When we go to work, many of us might expect to be busy, perhaps stressed. We might not always get on with some of our colleagues. But how many of us would put up with being been kicked, punched, spat at, having furniture thrown at us or being told to “**** off!” on a regular basis? We wouldn’t, but that can be the experience of teachers and teaching assistants. If you were picturing rowdy teenagers in a secondary school, all of those incidents took place a in a primary school!

These more extreme cases are not indicative of daily school life in general, but Sir Michael Wilshaw, in his briefing on Ofsted’s 2012/2013 annual report, is right about low-level indiscipline  – “background chatter, inattention and horseplay” – but they are a cause for concern for many staff – not a “casual acceptance”. 

Teachers also face a barrage of (moving) targets, curriculum changes, league tables – national and international (PISA) – and denigration from politicians, inspectors and the media, in a system driven by tests and results, not by the needs of children. The system incentivises schools to concentrate on those children and subjects that will produce the ‘best’ results. 

The “poverty of expectation” and “poor attitudes to learning” that Sir Michael talks of are issues for parents, communities and government and not an attitude of schools. 

Positive management of pupil behaviour is essential for learning. However, discipline is not just the responsibility of the school – parents also play a key role, both in promoting good behaviour and in being held to account for their children’s attitudes and outlooks – and most do fulfil that role. 

However, as Professional Officers (Wales) John Till pointed out, we need some “honesty on underachievement

“What are schools to do with those who will not accept the values and expectations of most parents and teachers and who, by their attitude and actions, prejudice the experiences and opportunities of others?

“Even with the most inspired and committed teaching there seem to be some who want none of it, and they are the ones who bring down the levels of achievement in the schools they attend.

“Challenging those attitudes and overcoming that resistance are perhaps the greatest challenges for the education service today, not just in Britain but in all developed countries.”

In The TES, Joe Nutt’s article “Teachers cannot mend the crippled limbs of society. Sorry, Ofstedcontends that:

“What neither schools nor teachers can do much about is the nature of the problem foisted on them by the communities they serve. And it is not the problem the policy gurus and the strategic thinkers in government think it is. Absence of the desire to learn.”

However, this is not only an issue of irresponsible, uncaring parents. A recent article in The Daily Telegraph: reported that “Busy parents ‘failing to teach children right from wrong’”:

“Busy middle-class parents are abdicating moral responsibility for their sons and daughters because of the mounting pressure of work.”

One of our members gave an example of parents sending a child who was ill into class, in contravention of the school’s sickness policy, with the attitude:

“Well he was sick last night, but he’ll be fine”.

Another member commented on the need to:

“motivate parents towards educational ambition for their children. Qualified Teacher Status is imperative but is nothing without parental backing. Staff need support in an increasingly challenging environment – it’s about time parents understood the nature of the job.”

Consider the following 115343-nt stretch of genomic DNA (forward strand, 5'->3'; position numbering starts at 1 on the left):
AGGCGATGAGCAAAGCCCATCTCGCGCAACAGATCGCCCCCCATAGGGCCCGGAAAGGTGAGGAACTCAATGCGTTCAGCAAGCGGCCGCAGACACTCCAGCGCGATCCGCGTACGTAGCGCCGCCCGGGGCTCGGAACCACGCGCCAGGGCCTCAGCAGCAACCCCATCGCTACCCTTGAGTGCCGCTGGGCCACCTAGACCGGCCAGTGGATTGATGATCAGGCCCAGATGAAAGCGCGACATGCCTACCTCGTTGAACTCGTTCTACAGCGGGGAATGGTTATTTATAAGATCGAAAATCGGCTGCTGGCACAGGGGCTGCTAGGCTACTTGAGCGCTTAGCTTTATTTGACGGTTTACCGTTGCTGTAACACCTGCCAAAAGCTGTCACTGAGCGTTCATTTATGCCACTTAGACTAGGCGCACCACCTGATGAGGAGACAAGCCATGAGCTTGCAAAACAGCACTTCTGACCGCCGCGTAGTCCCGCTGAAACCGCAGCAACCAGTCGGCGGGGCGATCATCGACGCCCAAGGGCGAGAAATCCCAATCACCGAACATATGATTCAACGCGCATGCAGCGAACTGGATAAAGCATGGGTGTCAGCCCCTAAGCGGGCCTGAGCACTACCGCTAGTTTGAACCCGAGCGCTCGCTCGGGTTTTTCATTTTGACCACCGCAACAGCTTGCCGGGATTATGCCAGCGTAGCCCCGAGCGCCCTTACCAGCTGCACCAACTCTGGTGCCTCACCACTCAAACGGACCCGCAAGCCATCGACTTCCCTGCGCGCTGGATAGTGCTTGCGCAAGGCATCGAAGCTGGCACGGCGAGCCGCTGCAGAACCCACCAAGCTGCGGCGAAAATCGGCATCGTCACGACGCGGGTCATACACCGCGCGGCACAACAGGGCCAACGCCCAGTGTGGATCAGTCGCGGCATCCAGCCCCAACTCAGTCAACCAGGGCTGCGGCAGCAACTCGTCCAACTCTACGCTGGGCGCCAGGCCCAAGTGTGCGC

Sir Michael also talks of “unlucky children” “born in the wrong area”. If the emphasis of the education system is on academic subjects and educating the academically ‘brightest’ to go to university and then move away for better employment prospects and a ‘better life’ elsewhere, where does that leave those communities?

Those communities need job prospects for their young people, who need access to quality vocational education and training that has parity with academic qualifications – something the Government pays only lip-service to, with its obsession with the narrow range of subjects in the EBacc.

In his FT data Blog “The social mobility challenge for school reformers”, Christopher Cook’s detailed analysis concludes:

“This is the graph that ought to haunt the dreams of every school reformer. The social mobility problem is not that there is a small number of weak schools serving a lot of poor kids. It is that poor children do badly in the majority of England’s schools.”

In Scotland, however, there is now research being undertaken into the links between poverty, deprivation and poor academic achievement, and how to develop a more equitable education system, at the Robert Owen Centre for Educational Change.   

Staffing issues

Ofsted’s call for a teachers and leaders to move to the parts of the country with the greatest need for high quality staff” also presents a challenge for both communities and schools. If the ‘best’ teachers and heads are incentivised to move to other schools, that is good for the schools they are moving to but deprives their original schools of the key staff who made them a success in the first place.

Would those staff be willing to be moved around the country, perhaps for relatively short periods of time? Many of them are likely to have partners/spouses, children, houses etc.

A more effective model would be pools of local authority staff. They could perhaps follow the example of Scotland, where school staff are normally appointed to the service of the council and not to a particular school. These locally-based headteachers and teachers would also have a greater knowledge of the local community, the issues it faces, the local employers and so forth.


As a society, we need to be aware of adults’ roles and responsibilities in creating the environment in which children grow. Schools are expected to compensate not just for parents’ shortcomings, but also for the pressures adult society imposes on young people. 

Yes, schools and individual teachers can and do ‘make a difference’ but the attitude of some pupils and their parents can have a destructive effect on those pupils’ welfare and learning and have a negative impact on those of other pupils and their school. How we provide an education for those with no desire to learn, who have little or no parental support in a target-driven, rather than person-centred, system is arguably the most serious challenge facing our education system.

However, despite the challenges set out in Ofsted’s report, we should be encouraged by its findings that:

  • “Nearly eight in 10 schools in England are now good or better – the highest proportion since Ofsted was founded 20 years ago.
  • “Around 485,000 more primary school pupils and 188,000 more secondary school pupils attend a good or better school compared with a year ago
  • “’Looking at the evidence across all sectors, there are unmistakeable signs that England’s education system is gradually improving.
  • Tenacious and committed teachers and leaders are at the forefront of this.”
Do let us know your thoughts…